Languages in Literature

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Take a look at any list entitled “100 Must-Read Books” or “50 Books You Have to Read before Leaving College.” No doubt those lists will include Candide, The Brothers Karamazov, Don Quixote, or Madame Bovary. All of these are essential pieces of classic literature. All of these were also originally written in a language other than English.

I’ve studied both French and Spanish for several years and have always remarked to myself the curious little inconsistencies in translation. These become different questions: why do they use the passive voice here? Why use the subjunctive mode there? Often I received the answer “because.” And though this answer is more or less acceptable for learning the languages, it doesn’t’ help when comparing an original text with its translation.

Having read both poetry and prose in original French and Spanish, I’m always interested in what little things get lost as they’re filtered through translation. While translation does communicate setting, action, and character, it lacks considerable capacity for communicating the nuances of a given language. This presents a problem: one’s native language is a barrier to the best understanding of great literary works.

That’s not to say English speakers shouldn’t be reading Maupassant and Tolstoy. Rather, it is incumbent upon the reader to discover where the nuances are lost in translation and to compensate for the deficiencies of the native language. Abstraction and metaphor rarely translate well; idiomatic expressions are often lost entirely. But these are the obvious limitations of translation.

I’m more interested in the little things, less evident but still important. To demonstrate what I mean why I think it’s important, I’m going to reference a book I know backwards and forwards: The Little Prince by Antoine de Saint-Exupéry. You could argue that it’s not great literature (I would vehemently disagree), but it is perfect for the purpose of this post.

From the text I’ve picked out three major kinds translation differences:

Changes in person: In French and other languages, there is frequent use of impersonal expressions. In English, we use the passive voice less frequently. Instead, the translation usually adopts a personal pronoun, creating a more direct link between the action and the subject. In the case below, I think the change makes it appear that the action will take place. In the French, the impersonal expression lends an abstract feeling.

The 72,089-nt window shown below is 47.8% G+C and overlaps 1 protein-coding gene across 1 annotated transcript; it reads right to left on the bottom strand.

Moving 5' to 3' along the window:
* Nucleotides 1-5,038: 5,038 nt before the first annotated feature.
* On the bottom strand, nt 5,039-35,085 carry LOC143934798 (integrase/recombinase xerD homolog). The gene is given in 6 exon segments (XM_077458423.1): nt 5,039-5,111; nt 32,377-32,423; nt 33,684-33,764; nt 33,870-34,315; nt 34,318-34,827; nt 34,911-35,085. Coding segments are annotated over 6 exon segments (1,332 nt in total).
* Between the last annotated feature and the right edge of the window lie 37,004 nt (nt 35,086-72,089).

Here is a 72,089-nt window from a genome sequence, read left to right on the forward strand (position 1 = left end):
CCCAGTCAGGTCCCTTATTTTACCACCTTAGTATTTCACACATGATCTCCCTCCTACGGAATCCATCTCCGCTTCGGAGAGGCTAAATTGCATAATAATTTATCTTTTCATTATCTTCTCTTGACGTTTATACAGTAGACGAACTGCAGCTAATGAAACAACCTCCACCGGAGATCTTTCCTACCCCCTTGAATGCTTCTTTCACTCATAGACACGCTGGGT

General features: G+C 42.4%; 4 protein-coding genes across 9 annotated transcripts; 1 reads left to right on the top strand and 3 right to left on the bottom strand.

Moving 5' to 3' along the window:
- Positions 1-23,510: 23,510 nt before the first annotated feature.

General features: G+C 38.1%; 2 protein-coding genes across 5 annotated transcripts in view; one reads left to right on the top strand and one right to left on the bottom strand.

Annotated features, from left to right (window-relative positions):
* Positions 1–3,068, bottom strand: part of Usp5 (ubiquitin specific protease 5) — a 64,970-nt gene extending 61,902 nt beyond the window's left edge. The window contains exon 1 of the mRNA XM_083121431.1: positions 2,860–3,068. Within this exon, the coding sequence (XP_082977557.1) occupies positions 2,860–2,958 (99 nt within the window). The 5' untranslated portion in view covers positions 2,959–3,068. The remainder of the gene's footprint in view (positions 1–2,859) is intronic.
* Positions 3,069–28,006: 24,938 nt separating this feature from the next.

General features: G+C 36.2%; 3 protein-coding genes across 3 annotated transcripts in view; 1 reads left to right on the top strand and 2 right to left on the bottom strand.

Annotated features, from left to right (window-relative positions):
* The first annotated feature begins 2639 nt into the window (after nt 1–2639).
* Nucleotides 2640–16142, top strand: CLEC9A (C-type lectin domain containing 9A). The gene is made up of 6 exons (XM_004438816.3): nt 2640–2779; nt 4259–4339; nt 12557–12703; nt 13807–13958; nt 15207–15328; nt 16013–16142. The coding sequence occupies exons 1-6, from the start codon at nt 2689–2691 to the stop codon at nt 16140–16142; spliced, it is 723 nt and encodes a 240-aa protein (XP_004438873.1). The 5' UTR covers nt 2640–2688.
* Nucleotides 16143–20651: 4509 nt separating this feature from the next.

• French: “Il faudrait les mettre les uns sur les autres…” (Literally: it would be necessary to put them one on top of the other…)
  • English: “We would have to put them one on top of the other…” – Chapter 5

Word replacement: In lieu of a direct translation, sometimes a translation changes word which gives a more appropriate meaning in the new language. In the second chapter of The Little Prince, the English translation substitutes “rub” for “blink.” In French, one would generally say they blinked before something they could hardly believe. In English, we usually say we rubbed our eyes, just to make sure we aren’t looking at a mirage.

  • French: “J’ai bien frotté mes yeux.” (Literally:I blinked my eyes well.)
  • English: “I rubbed my eyes hard.” – Chapter 2

Changes in Familiarity: This is a problem that, as far as I know, is unique to English. English lacks different versions of the pronoun “you.” In the romance languages and most others, there are two or three (and sometimes more) variants of the pronoun: one familiar and one formal, at least. The lack of this distinction in English can change the dynamic between characters in a story, especially if the shift from formal to familiar signifies a shift in a relationship. In chapter seven of The Little Prince, the eponymous character addresses the narrator with the informal “tu.”For most of the book however, he had used the more formal “vous.” As mentioned above, this change reflects their increasing closeness. In chapter one, the Little Prince uses “vous,” but the translation shows no difference.

  • French: “Tu parles comme les grandes personnes!”
  • English: “You talk like the grown-ups!” – Chapter 7
  • French: “S’il vous plait…” Chapter 1
  • English: “If you please…”

Translation is tricky. There are a lot of nuances to be aware of in both the original language and the new one. Skilled translation can account for most of these discrepancies, but if you can, it pays to read a work in its original tongue.

About Mac McKee

Mac McKee is a junior Business Administration major at Washington and Lee.  He has a passion for writing and the study of languages.

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2 Responses to Languages in Literature

  1. rod smith says:

    One of my happiest failures was the attempt to read Marquez’s One Hundred Years of Solitude (Cien Anos de Soledad, I think these many years hence) in Spanish. “Happy” because it was like seeing the Northern Lights in the language, “failure” because I never made it all the way through. Still, in every paragraph, I was on a voyage of discovery the English had not offered.

  2. Ann Persons says:

    One of the first poems I read and loved is in Spanish: “Rima IV” by Gustavo Adolfo Becquer. I love its meaning in English, but, even without understanding meaning, the poem has a beautiful rhythm and is full of unique sounds and exclamations that convey the speaker’s passion.

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